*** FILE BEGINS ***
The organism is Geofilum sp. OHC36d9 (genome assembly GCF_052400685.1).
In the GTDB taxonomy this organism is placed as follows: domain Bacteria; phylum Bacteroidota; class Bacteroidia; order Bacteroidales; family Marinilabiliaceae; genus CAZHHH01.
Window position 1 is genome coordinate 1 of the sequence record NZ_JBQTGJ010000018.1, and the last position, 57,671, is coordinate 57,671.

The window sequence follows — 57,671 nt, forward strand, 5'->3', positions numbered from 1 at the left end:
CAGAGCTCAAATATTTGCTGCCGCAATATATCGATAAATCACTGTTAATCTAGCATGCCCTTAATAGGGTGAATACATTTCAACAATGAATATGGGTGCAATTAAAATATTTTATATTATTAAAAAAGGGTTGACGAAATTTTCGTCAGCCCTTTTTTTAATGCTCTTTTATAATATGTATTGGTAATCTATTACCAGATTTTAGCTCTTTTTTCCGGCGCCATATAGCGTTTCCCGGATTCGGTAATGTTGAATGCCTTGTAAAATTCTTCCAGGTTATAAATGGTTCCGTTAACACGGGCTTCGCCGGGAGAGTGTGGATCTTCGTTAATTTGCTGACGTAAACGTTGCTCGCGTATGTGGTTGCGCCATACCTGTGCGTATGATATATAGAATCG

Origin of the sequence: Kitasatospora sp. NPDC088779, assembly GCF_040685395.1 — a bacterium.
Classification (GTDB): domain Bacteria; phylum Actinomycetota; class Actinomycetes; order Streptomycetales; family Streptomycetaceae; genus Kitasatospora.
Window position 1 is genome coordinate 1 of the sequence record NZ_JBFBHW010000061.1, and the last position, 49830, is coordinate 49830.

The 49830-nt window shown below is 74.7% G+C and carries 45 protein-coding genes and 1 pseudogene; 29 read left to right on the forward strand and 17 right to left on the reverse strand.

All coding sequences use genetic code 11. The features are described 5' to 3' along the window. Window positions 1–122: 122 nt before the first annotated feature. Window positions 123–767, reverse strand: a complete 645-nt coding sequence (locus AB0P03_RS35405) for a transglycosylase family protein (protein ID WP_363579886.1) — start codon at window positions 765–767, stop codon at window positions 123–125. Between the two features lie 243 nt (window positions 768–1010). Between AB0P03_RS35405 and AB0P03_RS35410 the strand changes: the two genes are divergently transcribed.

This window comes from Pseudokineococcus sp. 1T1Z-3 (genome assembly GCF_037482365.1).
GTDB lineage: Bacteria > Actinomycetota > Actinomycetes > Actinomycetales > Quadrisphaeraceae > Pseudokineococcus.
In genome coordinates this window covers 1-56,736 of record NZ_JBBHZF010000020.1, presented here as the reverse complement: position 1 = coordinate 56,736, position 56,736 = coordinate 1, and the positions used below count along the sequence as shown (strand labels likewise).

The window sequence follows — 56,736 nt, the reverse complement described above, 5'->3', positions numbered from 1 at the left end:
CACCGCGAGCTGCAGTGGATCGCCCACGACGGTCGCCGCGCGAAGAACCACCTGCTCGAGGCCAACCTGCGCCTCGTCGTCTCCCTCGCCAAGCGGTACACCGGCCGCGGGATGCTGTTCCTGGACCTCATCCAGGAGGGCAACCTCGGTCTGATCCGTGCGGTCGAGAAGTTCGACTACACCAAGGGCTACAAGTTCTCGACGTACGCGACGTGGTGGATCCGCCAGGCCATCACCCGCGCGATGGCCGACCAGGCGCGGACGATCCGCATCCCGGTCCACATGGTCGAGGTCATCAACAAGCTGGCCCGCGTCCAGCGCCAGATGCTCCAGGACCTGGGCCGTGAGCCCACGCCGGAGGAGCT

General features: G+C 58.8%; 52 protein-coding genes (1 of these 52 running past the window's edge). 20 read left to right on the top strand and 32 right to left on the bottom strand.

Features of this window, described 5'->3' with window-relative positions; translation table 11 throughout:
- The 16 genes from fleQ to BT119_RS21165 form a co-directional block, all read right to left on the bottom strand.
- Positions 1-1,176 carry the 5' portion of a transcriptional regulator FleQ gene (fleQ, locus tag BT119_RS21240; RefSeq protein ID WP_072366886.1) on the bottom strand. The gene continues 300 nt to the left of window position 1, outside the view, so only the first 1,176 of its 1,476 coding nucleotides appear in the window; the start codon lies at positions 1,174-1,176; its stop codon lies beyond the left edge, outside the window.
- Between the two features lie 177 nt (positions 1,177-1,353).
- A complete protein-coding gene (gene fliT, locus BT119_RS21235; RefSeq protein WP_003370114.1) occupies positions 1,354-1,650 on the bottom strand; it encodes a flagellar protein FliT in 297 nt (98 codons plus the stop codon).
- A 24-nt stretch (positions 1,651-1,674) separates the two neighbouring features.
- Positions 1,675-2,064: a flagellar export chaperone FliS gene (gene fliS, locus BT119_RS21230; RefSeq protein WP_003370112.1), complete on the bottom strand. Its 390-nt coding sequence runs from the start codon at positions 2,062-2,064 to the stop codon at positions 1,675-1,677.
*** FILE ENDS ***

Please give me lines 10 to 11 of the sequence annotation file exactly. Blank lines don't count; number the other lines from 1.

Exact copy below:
All coding sequences use genetic code 11. The features are described 5' to 3' along the window. Window positions 1–122: 122 nt before the first annotated feature. Window positions 123–767, reverse strand: a complete 645-nt coding sequence (locus AB0P03_RS35405) for a transglycosylase family protein (protein ID WP_363579886.1) — start codon at window positions 765–767, stop codon at window positions 123–125. Between the two features lie 243 nt (window positions 768–1010). Between AB0P03_RS35405 and AB0P03_RS35410 the strand changes: the two genes are divergently transcribed.

This window comes from Pseudokineococcus sp. 1T1Z-3 (genome assembly GCF_037482365.1).